Source: BMEL/photothek.net/Thomas Imo
Schmidt: Holding the Agriculture Ministers' Meeting at the start of the G20 sends an important signal - agriculture is part of global security policy
On 22 January, at the beginning of the G20 presidency, the G20 agriculture ministers agreed on an action plan for global water stewardshipin Berlin. The "Action Plan" sets out commitments which the G20 nations have made to ensure sustainable water management. They have also committed themselves to a responsible use of antibiotics in plant and animal production.
They agreed on a prescription requirement for antibiotics for animals. They also agreed that by 2020 each country is required to present either a national risk analysis concerning the safe use of antibiotics or a roadmap for phasing out antibiotics administered as growth promoters. The use of antibiotics as growth promoters has been banned in the EU since 2006. At the G7 summit in 2015, the federal government took action to ramp up international efforts to combat antimicrobial resistance. The G20 agreement is an important step towards this objective. Christian Schmidt, the Federal Minister of Food and Agriculture, said that "the concrete commitments of the G20 agriculture ministers, namely to restrict the use of antibiotics in agriculture, are a milestone on the way towards reducing antimicrobial resistance - also in humans."
The concrete commitments of the G20 agriculture ministers, namely to restrict the use of antibiotics in agriculture, are a milestone on the way towards reducing antimicrobial resistance - also in humans. Christian Schmidt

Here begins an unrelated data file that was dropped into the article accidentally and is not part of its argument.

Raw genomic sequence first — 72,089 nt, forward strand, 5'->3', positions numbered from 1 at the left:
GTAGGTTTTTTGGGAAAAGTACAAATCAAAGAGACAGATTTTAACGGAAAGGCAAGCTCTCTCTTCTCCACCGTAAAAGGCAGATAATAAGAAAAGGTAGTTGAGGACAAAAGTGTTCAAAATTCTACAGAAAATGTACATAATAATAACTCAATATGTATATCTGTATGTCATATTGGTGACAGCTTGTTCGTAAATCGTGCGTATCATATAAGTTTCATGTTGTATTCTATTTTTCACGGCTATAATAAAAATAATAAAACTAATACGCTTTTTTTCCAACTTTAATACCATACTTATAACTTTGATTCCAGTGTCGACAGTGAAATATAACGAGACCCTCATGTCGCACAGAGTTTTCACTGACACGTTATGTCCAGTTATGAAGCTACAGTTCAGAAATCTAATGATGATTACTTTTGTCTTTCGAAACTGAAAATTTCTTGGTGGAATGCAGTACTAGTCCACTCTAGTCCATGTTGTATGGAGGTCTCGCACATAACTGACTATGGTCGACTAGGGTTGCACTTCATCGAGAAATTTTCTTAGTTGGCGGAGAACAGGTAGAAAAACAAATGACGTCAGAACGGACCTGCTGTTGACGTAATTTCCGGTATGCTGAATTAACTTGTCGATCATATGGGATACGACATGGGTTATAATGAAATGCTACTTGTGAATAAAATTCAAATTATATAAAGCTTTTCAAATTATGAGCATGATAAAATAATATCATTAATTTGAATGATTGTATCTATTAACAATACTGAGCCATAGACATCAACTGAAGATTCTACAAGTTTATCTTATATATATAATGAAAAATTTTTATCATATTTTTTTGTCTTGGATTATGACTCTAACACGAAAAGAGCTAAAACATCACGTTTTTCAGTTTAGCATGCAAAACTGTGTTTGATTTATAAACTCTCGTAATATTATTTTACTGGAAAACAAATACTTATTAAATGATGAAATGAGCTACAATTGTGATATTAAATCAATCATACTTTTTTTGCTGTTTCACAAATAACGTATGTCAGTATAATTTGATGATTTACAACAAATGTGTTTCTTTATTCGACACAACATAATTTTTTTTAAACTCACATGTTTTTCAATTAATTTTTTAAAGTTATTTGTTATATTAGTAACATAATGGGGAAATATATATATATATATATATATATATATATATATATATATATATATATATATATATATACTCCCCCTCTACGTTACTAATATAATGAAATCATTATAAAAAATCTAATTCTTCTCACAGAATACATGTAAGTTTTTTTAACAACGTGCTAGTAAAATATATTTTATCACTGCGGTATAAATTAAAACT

The German presidency is addressing the vital role of agriculture in tackling future challenges. Christian Schmidt The meeting was the first ministers' conference under the German G20 presidency which Minister Schmidt viewed as sending a "positive and important signal". He also highlighted the fact that setting up an agricultural task force under German presidency that will reporting direct to the Sherpas of the heads of state and government, was also a major success. Schmidt: "The German presidency is consequently addressing the vital role of agriculture in tackling future challenges: feeding a growing world population, climate protection and fighting the social and economic reasons behind migration."
By offering in particular economic and social prospects, agriculture can pave the way for peace work and stability on the ground. Agriculture is therefore a part of global security policy.
According to Schmidt, a productive, innovative, sustainable and regionally embedded agriculture is a prerequisite for successfully tackling major future challenges.
With regard to the growing world population and the Agenda 2030 objectives, agriculture needs to become even more productive and sustainable, using the available resources even more responsibly
Agriculture and Water - Key to Feeding the World